Poll suggests a majority of the public favors school choice
- A nationally representative poll of 4,601 adults distilled public opinion on a variety of education flashpoints, including teachers unions, affirmative action in school assignments and racial disparity in discipline.
- Perhaps the largest finding of the May 2018 Education Next Survey of Public Opinion is that a 54% majority supports "wider choice" for public school parents by "allowing them to enroll their children in private schools instead with government helping to pay the tuition" — fully a 9 percentage point increase over just one year earlier.
- Another striking finding is the degree of support for increasing teacher pay. The timing of the survey shortly after a slew of high-profile teacher strikes may not be coincidental, but 49% of respondents said that what teachers were being paid in their state was not enough. The report raises the possibility that that degree of support reflects the strength of the national economy.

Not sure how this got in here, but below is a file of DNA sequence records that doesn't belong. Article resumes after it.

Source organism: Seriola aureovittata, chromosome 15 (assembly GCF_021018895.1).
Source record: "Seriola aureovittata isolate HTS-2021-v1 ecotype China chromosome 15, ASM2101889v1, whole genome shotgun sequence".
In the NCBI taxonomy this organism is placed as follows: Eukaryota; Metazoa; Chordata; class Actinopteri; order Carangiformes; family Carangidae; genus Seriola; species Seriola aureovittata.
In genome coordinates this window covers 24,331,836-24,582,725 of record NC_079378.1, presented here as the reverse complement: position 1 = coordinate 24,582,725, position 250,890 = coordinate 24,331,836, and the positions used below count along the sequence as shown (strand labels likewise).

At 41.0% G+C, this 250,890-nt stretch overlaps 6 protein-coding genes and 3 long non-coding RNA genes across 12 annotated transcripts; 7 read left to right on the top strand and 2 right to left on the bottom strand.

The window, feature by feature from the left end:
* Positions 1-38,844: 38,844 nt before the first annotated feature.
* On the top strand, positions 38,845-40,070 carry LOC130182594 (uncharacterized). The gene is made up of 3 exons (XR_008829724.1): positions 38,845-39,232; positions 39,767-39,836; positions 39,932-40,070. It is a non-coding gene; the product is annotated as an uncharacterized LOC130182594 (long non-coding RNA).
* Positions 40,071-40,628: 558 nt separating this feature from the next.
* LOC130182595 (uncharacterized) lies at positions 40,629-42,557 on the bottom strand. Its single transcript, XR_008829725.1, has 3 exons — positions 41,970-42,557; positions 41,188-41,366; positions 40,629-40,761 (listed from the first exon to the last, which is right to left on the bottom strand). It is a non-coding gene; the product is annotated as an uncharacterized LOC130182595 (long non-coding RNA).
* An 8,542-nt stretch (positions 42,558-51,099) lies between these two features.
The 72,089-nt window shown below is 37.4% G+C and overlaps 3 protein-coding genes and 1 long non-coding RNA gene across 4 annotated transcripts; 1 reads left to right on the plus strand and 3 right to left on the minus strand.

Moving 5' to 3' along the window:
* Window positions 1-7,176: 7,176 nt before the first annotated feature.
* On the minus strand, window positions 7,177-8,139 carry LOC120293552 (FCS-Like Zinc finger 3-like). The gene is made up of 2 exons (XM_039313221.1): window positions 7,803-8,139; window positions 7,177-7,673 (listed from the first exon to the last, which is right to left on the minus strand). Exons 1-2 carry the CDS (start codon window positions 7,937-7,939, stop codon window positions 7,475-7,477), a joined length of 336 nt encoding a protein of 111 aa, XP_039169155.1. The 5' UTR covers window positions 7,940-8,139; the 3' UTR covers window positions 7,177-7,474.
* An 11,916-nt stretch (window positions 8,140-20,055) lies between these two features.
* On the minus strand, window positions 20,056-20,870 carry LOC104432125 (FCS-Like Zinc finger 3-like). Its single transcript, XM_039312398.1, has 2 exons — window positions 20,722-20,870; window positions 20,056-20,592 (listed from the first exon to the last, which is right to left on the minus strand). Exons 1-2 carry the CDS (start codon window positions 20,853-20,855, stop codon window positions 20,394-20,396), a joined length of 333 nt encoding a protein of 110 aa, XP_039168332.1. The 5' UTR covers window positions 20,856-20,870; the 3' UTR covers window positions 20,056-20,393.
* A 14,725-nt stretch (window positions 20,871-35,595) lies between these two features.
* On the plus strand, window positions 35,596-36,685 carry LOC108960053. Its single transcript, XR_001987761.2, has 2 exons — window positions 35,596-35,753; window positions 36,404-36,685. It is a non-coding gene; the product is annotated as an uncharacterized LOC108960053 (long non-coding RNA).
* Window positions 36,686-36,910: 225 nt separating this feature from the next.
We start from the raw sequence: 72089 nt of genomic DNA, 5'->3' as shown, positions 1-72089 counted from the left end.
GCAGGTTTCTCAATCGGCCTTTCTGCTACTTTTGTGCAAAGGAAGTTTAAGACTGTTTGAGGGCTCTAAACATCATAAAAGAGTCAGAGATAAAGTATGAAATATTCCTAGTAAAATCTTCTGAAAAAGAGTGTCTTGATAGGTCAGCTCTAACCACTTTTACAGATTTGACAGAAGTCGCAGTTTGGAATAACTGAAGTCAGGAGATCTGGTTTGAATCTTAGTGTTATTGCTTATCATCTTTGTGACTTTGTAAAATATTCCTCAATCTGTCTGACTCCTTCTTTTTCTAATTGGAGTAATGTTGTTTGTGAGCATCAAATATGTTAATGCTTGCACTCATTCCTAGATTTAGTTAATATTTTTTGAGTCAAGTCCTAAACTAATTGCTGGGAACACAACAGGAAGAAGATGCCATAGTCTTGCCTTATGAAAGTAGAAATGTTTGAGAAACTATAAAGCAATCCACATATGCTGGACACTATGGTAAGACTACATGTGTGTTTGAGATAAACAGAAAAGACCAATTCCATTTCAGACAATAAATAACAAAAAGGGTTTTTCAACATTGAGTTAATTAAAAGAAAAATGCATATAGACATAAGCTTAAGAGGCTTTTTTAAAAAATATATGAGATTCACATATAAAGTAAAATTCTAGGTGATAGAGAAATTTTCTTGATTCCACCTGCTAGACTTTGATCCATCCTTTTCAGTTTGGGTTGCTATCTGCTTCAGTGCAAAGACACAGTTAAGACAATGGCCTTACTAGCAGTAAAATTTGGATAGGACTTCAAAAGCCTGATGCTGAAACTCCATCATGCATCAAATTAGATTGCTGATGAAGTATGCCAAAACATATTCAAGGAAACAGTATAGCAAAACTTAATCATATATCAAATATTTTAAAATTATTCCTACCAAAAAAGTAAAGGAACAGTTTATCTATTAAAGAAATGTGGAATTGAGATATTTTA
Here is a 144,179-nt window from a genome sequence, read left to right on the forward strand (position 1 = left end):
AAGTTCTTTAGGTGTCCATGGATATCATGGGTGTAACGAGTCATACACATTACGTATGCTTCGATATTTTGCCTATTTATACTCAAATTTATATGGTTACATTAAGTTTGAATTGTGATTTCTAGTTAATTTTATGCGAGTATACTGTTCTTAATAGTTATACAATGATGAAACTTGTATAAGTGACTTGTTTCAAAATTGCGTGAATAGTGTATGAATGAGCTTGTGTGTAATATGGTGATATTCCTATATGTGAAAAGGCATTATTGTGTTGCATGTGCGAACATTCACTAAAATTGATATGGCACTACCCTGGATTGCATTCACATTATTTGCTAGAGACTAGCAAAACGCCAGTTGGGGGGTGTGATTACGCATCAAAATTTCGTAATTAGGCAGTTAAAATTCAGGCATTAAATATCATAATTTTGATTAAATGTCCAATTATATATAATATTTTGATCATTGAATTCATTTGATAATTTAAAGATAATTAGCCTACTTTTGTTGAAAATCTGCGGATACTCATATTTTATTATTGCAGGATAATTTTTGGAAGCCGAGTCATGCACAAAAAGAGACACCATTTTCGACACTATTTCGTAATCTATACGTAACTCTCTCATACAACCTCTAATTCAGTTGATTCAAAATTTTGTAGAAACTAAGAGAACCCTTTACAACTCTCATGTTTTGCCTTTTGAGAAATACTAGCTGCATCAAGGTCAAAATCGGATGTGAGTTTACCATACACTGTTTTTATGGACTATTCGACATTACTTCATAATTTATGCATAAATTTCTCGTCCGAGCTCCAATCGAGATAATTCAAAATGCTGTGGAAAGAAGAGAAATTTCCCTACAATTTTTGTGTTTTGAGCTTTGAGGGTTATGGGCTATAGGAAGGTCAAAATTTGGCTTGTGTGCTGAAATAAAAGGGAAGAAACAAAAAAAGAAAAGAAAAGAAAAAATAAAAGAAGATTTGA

School choice is having a good year, a development made all the more notable considering the unbridled endorsement of the concept by U.S. Secretary of Education Betsy DeVos. Despite ongoing criticism of DeVos by teacher union officials and Democratic politicians, support for universal school vouchers and charter schools is higher than it was in 2017. Opposition to vouchers has fallen from 37% to 31%. African-American and Hispanic respondents are more favorably disposed (56% and 62%, respectively) toward vouchers for low-income families than are white respondents (35%).